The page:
Labour Migration in Papua New Guinea

Labour migration into and out of Papua New Guinea has been historically low, but immigration is increasingly gaining pace as a result of skills shortages in its labour market.

Project documentation | 14 April 2015
Although Papua New Guinea is the fourth largest birthplace for people living overseas from the Pacific Islands (40,400 PNG-born residents in other countries in 2013), it is very small by comparison with the country’s resident population of over 7 million, with a per capita diaspora at just under six migrants per 1,000 population. Papua New Guinea is as much a country of immigration as emigration and a crude net migration rate of zero is recorded in the Secretariat of the Pacific Community’s (SPC) population estimates for 2013. However, this should not be interpreted as an indication of limited population movement across Papua New Guinea’s borders each year. PNG’s Tourism Promotion Authority reported that there were over 164,000 arrivals on short-term visitor visas in 2011 – 44 per cent for business purposes and a further 28 per cent for employment-related reasons; and PNG’s dynamic extractive resources industry sector attracts a significant number of skilled migrants and short-term advisers, many from neighbouring countries in Asia. Business-related activities rather than holidays are the primary reasons for flows of people into the country, entrepreneurs, skilled technicians and professionals from neighbouring APEC countries are major contributors to these flows in the early 21st century.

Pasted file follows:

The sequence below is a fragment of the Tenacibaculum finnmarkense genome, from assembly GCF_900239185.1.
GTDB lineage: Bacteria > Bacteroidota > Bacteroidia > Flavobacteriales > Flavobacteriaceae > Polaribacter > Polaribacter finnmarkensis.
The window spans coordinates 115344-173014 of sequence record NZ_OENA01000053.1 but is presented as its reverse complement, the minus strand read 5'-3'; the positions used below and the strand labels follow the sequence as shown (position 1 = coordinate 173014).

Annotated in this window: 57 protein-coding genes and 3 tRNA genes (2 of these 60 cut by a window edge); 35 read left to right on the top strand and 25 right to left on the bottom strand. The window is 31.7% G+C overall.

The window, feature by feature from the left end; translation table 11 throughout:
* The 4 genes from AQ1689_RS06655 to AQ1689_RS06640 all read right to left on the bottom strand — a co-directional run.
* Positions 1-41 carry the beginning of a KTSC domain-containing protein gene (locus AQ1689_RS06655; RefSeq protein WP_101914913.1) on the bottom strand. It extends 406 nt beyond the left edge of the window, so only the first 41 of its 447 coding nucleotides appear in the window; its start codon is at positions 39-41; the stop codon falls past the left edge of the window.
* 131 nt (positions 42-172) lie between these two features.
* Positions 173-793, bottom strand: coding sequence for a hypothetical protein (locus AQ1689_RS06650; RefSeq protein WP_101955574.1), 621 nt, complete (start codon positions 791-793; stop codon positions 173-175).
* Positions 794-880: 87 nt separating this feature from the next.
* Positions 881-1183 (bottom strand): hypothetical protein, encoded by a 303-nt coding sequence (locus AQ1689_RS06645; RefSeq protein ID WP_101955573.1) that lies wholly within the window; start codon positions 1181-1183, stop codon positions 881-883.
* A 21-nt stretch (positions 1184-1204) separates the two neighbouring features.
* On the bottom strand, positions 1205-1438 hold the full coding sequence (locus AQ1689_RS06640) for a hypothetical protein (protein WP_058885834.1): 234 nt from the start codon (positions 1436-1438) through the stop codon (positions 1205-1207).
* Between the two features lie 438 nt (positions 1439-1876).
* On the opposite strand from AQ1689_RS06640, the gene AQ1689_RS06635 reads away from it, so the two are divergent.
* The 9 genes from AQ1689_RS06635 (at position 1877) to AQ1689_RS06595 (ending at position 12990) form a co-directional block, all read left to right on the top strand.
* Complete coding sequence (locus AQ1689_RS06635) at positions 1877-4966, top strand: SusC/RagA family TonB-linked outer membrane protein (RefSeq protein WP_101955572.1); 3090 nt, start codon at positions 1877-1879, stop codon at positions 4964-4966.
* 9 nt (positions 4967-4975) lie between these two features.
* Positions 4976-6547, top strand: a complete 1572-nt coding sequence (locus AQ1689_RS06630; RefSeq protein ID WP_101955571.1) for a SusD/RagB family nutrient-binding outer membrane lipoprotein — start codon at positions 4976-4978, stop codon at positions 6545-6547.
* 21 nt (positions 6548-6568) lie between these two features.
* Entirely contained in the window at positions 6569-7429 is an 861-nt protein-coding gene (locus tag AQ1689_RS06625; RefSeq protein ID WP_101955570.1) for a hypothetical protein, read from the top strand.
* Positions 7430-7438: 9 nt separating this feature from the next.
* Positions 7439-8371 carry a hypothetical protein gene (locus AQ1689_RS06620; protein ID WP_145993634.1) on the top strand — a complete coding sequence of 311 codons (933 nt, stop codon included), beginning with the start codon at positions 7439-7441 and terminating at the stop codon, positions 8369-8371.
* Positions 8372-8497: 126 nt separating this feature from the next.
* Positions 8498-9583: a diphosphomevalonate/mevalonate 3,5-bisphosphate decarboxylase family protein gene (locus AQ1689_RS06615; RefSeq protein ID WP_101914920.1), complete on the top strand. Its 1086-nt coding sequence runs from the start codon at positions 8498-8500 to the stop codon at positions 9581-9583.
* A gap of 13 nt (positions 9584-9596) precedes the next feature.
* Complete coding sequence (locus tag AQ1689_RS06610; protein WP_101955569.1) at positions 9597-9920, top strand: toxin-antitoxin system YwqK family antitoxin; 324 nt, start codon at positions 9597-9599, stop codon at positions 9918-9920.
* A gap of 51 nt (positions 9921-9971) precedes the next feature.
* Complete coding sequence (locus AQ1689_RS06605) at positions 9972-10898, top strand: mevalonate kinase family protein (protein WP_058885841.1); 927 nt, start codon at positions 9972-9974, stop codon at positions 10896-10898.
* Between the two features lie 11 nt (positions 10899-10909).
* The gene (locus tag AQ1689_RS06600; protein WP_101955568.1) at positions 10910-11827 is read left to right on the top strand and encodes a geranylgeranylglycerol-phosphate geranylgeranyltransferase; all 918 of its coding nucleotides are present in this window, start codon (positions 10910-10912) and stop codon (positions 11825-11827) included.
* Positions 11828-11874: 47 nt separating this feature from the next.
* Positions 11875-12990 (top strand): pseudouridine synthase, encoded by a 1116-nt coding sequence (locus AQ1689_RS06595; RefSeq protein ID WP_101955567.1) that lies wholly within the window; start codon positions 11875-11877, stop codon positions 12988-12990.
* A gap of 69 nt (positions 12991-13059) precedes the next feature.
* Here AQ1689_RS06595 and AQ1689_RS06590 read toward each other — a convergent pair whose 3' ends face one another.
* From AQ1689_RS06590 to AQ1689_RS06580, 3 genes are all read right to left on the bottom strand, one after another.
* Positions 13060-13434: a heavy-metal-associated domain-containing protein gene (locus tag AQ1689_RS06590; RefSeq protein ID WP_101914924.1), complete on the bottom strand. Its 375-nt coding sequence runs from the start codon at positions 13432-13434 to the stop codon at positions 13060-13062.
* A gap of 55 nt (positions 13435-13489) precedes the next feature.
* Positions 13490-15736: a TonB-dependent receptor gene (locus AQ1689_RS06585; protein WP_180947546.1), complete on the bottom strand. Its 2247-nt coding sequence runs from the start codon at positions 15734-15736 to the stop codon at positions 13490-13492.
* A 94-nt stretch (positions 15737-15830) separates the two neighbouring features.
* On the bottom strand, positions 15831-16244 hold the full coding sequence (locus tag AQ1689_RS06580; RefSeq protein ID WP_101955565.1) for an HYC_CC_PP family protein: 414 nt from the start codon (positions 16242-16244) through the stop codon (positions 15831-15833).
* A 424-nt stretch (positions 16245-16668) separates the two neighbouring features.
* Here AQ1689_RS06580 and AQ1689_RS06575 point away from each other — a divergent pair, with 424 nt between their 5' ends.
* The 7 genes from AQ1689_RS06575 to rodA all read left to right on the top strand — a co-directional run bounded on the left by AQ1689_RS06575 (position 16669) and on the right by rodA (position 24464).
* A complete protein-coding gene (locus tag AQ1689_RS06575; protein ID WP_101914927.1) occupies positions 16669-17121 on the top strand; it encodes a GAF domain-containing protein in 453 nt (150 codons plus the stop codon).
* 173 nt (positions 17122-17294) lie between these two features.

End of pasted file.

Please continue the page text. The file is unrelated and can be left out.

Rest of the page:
The number of Papua New Guineans travelling overseas for work is not well researched. One of the key destinations for Papua New Guinean workers is Australia and during the year ended June 2012 there were 800 workers on temporary work visas (out of a total of 38,400 arrivals born in PNG).

A very small number of workers participate in the Australia’s Seasonal Worker Program (a total of 47 visas were issued as at December 2011), as well as the New Zealand’s Recognised Seasonal Employer (RSE) scheme.

The ILO (through a concluded Australian Aid-funded project) worked with the PNG Department of Labour and Industrial Relations to strengthen the capacity to manage seasonal migration.

Further information on the project can be found here.